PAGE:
The Republican Party - Research Paper Example

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 This research paper compares and contrasts the Republican Party of 1864 to the modern day Republican Party of the United States. The paper concentrates on how the Republican Party has changed and how the past and the modern Republican Parties are similar…
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The Republican Party
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Download file to see previous pages The party dominated in almost every Northern state (Root & Hay 23). In the elections of 1860, the Republican Party emerged victoriously and dominated the course of politics until 1932, when the leader of the party was not capable of reversing the Great Depression. Republicans won the elections back from the Democrats in the 1960’s. From 1968-2004, the Republican Party emerged victorious in seven out of ten presidential elections. The Republicans supported the Civil Rights Act of 1866, which provided that; all individuals in the U.S. should be treated as citizens without creating discrimination on the basis of color, race or any condition existing before. The Old Republican Party Since its formation, in 1854, the Republican Party has supported and opposed various issues affecting the citizens and the economy of the United States. Traditionally, the party emerged to support issues such as laissez-faire capitalism, conservative social policies, and low tax policies. It was under the old Republican Party that the Civil Right Act of 1866 was passed. During the formation of the Republican Party in 1854, the chief agenda was to abolish the extension of slavery, which had increased during the time. The Republicans were against the Nebraska Act, which promoted slavery. ...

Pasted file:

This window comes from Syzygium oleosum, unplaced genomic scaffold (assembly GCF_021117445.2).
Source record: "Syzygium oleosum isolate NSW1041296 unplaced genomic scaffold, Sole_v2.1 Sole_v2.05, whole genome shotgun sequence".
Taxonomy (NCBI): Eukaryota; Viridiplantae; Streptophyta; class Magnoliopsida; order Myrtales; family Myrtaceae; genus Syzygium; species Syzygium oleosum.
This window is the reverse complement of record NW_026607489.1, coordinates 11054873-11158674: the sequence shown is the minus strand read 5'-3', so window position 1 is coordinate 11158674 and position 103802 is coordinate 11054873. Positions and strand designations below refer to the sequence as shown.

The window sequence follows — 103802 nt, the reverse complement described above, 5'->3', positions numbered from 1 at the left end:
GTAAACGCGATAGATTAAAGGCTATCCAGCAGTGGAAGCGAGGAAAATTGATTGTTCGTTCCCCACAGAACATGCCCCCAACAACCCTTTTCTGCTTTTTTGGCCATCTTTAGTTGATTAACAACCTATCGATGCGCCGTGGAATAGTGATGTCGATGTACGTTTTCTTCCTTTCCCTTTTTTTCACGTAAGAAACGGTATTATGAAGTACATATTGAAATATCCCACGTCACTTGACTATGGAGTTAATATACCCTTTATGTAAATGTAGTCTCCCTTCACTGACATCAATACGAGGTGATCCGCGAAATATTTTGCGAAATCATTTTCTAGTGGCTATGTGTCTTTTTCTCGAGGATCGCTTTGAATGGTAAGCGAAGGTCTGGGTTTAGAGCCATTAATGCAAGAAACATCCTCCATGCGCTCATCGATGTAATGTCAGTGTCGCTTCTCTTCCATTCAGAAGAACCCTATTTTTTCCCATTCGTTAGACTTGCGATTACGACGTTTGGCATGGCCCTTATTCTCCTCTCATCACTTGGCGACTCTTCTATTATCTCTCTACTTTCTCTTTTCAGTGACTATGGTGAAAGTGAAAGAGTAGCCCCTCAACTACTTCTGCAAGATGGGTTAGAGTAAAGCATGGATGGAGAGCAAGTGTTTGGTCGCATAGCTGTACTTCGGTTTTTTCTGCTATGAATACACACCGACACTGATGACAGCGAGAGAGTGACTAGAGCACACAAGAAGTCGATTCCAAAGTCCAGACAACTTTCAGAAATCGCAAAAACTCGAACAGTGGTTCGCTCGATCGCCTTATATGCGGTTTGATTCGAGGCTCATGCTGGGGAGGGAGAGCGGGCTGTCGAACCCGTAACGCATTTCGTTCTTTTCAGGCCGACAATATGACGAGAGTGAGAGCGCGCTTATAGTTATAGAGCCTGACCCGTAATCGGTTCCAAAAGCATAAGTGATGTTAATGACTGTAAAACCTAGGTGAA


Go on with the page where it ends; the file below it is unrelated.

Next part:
The old Republicans supported the establishment and development of educational institutions; this is depicted by the support of the Land-Grant College Act, which led to the foundation of education centers throughout the country (Schwengel 90). This can also be seen with the establishment of Howard University, in 1867, by the Republicans. In addition, the old Republicans cared about the security of the citizens and established Buffalo soldiers. In addition, the Republicans opposed the legalization of the Ku Klux Klan, which was an outlawed group. The Modern Republican Party The Modern Republican Party, just like the old Republican Party, has faced several issues, some of which it has opposed and supported. The signing of the New Deal faced the Republicans’ opposition. The Republicans likened the New Deal to the promotion of socialism by the Democrats (Johnson & Smith 76). Later, the Republican Party split into two portions; with one division opposing the New Deal from its start to the end, and the other division partly supporting the New and promising to operate it efficiently. Although the modern Republicans split into two classes, which brought in a class of moderate Republicans, the Republican Party has continued to offer support for the establishment and development of tertiary education centers. They also advocate for the improvement of infrastructure and promote human security. During the Civil Rights Act of 1964, segregation was outlawed through a court order and Democrats took the opportunity to bring in a less educated electorate, which supported segregation (Westwood 38). This favored the Democratic Party at the expense of the Republican Party. The moderate Republicans supported the move while the liberal did not.   ...Download file to see next pagesRead More
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